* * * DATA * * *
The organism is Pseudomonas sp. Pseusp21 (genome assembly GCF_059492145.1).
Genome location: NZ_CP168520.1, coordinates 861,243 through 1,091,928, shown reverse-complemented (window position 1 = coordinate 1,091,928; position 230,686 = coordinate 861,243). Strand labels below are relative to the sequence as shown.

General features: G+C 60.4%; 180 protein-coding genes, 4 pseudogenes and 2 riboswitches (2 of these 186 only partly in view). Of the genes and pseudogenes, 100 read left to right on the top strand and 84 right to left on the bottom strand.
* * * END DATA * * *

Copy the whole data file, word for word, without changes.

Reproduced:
The organism is Pseudomonas sp. Pseusp21 (genome assembly GCF_059492145.1).
Genome location: NZ_CP168520.1, coordinates 861,243 through 1,091,928, shown reverse-complemented (window position 1 = coordinate 1,091,928; position 230,686 = coordinate 861,243). Strand labels below are relative to the sequence as shown.

General features: G+C 60.4%; 180 protein-coding genes, 4 pseudogenes and 2 riboswitches (2 of these 186 only partly in view). Of the genes and pseudogenes, 100 read left to right on the top strand and 84 right to left on the bottom strand.